Dr. Sullivan made history in 1984 when as a member of the Challenger's sixth mission, she became the first American woman to walk in space. A veteran of three space shuttle missions, including the 1990 Hubble Space telescope deployment mission, she has logged more than 500 hours in orbit.
After joining NASA in 1979, Dr. Sullivan sought a commission in the Naval Reserve which would allow her to work in applied oceanography and military space programs. Today, she is a commander in the U.S. Naval Reserve and her active duty assignments have involved anti-submarine warfare operations in the Mediterranean, joint-service exercise operations aboard USS Kittyhawk in the Pacific and review and management of a $30 million Navy Program in oceanographic and meteoriogic research and development.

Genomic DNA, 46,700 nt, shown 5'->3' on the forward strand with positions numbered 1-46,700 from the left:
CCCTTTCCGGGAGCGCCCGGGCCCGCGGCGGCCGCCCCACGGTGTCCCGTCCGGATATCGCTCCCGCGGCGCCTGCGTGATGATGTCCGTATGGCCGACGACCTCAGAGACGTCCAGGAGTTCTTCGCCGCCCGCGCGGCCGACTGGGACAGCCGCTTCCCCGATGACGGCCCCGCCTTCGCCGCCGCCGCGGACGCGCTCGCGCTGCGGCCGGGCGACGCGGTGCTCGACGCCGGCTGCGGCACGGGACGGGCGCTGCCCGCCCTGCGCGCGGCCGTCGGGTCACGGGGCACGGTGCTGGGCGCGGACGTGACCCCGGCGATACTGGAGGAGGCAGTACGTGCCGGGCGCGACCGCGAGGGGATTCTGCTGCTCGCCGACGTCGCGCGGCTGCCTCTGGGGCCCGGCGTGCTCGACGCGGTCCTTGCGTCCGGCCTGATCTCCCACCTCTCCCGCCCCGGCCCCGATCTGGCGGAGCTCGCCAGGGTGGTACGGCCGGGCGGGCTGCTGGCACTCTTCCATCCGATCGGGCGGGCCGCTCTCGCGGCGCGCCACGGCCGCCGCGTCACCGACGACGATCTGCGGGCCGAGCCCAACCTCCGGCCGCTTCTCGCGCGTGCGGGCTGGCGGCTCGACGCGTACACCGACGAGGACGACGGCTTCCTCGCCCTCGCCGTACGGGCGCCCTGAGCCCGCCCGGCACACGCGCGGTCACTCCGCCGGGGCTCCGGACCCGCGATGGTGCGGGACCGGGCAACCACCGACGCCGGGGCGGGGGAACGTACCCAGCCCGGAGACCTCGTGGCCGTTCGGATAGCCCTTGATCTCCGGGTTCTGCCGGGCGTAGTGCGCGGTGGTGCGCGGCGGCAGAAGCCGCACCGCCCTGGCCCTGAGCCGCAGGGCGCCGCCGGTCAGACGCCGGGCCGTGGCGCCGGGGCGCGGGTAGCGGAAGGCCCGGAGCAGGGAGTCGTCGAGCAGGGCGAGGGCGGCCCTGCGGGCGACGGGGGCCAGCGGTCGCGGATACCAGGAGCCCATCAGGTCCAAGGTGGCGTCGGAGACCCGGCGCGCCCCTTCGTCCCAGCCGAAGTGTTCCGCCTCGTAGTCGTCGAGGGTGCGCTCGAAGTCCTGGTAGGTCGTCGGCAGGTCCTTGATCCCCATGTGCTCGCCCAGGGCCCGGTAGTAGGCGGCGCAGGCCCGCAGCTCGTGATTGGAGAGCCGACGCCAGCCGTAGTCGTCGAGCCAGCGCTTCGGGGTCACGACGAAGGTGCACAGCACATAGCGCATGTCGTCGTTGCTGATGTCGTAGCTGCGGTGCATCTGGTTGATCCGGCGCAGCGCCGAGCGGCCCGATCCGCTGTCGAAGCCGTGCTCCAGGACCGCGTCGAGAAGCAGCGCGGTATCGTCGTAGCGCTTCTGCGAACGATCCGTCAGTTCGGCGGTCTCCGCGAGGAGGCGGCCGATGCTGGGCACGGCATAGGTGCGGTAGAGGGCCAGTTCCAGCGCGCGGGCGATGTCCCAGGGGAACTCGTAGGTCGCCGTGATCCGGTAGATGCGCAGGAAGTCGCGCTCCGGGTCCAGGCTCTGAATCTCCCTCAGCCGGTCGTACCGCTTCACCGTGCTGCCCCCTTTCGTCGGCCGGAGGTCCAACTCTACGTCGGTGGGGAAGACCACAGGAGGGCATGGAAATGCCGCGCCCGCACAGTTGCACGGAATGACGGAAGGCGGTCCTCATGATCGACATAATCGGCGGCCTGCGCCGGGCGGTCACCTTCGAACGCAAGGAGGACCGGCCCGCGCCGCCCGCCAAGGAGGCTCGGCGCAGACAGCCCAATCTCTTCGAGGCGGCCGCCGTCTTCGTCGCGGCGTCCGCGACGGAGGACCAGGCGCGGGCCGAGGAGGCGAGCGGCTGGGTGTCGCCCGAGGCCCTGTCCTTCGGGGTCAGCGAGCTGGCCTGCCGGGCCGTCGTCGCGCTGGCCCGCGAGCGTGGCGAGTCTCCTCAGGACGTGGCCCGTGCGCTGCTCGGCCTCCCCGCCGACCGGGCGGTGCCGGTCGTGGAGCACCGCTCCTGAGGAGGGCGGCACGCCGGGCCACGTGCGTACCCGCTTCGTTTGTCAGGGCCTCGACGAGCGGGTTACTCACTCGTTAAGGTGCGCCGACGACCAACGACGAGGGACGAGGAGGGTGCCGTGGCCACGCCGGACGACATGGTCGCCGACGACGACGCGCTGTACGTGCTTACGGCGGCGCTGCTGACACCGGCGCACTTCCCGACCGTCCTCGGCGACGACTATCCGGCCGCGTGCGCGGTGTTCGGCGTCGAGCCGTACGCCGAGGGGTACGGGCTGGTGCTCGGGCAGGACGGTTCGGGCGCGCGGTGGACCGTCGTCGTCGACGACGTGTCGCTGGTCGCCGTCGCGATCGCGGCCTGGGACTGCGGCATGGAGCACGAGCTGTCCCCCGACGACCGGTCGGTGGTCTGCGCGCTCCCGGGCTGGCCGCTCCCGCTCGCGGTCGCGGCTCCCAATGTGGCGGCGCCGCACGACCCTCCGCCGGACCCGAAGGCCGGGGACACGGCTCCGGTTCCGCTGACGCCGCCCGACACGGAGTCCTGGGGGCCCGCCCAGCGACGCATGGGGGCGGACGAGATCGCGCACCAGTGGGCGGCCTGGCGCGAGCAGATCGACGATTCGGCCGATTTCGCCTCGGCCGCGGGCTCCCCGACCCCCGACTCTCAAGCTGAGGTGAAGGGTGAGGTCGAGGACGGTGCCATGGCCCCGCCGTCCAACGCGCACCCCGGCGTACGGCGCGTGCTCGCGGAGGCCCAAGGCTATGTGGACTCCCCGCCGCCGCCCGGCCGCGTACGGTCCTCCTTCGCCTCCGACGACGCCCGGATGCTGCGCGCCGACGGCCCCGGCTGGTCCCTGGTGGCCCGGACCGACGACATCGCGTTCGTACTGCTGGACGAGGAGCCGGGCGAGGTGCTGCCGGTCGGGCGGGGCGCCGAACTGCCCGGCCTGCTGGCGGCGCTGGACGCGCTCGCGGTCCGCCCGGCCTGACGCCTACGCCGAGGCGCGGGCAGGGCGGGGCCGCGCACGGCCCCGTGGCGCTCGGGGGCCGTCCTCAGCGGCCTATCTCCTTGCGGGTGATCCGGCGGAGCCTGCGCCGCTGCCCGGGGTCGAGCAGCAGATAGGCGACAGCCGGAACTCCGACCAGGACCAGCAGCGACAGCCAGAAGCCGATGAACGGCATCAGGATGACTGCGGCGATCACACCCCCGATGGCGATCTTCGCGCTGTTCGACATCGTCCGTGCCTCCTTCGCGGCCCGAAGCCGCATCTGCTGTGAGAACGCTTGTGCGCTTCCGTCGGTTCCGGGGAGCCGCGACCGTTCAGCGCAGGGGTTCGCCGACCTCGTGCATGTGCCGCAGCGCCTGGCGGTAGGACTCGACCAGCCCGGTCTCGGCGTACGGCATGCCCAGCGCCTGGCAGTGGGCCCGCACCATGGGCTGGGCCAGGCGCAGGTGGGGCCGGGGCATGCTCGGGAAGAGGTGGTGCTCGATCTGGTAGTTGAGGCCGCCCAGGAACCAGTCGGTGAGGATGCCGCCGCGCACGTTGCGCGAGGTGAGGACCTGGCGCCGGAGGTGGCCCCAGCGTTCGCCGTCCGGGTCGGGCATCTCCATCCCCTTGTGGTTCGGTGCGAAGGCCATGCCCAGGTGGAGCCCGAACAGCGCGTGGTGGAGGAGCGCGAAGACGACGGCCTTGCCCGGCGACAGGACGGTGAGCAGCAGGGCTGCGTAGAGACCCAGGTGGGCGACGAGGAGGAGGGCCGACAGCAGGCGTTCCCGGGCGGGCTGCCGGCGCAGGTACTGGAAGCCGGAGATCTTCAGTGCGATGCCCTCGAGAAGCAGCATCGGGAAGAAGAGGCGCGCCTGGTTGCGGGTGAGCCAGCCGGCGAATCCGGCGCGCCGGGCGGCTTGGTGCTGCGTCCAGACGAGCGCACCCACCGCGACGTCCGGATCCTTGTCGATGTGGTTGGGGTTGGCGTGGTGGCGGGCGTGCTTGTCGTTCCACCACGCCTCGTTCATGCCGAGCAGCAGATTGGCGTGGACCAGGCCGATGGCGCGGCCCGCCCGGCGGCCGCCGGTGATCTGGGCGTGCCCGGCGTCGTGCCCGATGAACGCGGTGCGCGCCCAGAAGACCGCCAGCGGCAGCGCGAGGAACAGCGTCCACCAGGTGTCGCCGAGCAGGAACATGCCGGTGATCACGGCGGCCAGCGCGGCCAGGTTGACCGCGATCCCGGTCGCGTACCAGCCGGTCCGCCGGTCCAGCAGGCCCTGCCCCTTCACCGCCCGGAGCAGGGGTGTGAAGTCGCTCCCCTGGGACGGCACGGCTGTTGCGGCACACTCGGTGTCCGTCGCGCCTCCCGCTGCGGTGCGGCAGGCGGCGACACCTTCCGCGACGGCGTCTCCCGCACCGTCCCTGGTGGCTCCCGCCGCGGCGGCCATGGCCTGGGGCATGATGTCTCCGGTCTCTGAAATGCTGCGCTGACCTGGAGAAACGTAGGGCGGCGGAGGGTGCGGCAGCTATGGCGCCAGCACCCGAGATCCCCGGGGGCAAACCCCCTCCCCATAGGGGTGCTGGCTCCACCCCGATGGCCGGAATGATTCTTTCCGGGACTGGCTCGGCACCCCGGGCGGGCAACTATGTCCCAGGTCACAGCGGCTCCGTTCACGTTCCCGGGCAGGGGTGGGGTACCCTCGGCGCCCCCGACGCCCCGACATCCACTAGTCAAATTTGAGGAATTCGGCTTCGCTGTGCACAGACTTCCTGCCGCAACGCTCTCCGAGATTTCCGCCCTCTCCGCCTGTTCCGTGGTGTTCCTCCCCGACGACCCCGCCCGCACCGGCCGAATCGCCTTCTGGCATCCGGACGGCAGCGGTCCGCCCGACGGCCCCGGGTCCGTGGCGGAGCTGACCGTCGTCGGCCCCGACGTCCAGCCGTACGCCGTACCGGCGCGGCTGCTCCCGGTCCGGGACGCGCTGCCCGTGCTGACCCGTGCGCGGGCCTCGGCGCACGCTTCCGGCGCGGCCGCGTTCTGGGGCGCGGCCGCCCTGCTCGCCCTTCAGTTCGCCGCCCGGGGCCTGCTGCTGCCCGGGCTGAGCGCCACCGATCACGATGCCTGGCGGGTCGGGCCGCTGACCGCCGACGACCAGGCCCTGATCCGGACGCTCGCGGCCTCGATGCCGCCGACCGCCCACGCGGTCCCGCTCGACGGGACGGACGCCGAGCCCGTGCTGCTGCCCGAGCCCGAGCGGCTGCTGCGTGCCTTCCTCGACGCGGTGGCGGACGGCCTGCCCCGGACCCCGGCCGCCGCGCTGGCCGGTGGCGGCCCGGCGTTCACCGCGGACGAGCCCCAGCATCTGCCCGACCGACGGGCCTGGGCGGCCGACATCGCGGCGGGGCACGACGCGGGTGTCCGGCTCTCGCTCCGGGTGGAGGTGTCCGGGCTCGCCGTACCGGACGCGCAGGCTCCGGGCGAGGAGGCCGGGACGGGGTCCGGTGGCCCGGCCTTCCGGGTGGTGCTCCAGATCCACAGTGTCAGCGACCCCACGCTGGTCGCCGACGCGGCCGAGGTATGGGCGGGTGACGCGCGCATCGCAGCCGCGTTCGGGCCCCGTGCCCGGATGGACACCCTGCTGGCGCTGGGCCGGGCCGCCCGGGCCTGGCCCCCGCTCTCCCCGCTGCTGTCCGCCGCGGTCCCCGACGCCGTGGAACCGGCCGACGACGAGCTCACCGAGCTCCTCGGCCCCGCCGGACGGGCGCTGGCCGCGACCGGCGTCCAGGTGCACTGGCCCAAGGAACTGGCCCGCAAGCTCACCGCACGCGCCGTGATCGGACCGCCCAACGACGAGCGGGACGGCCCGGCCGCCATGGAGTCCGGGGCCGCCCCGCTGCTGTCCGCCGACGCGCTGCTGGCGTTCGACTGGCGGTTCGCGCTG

The recipient of numerous awards and honors, including NASA medals for exceptional service and outstanding leadership, Dr. Sullivan received her doctoral degree in geology from Dalhousie University, Nova Scotia. It was during her graduate studies that her interest in oceanography was peaked and she participated in a variety of oceanographic expeditions, under the auspices of the U.S. Geological Survey , Woods Hole Oceanographic Institute and the Bedford Institute.
A proponent of science education, Dr. Sullivan was picked to lead the design of the original Challenger Center Program Model, which is now in service at over 33 Challenger Learning Centers in the United States and Canada. She has also served as an advisor for numerous exhibit and multimedia projects sponsored by National Geographic, the Smithsonian and other organizations. Dr. Sullivan's commitment to science education is complemented by her many public talks that are focused on schools and educators.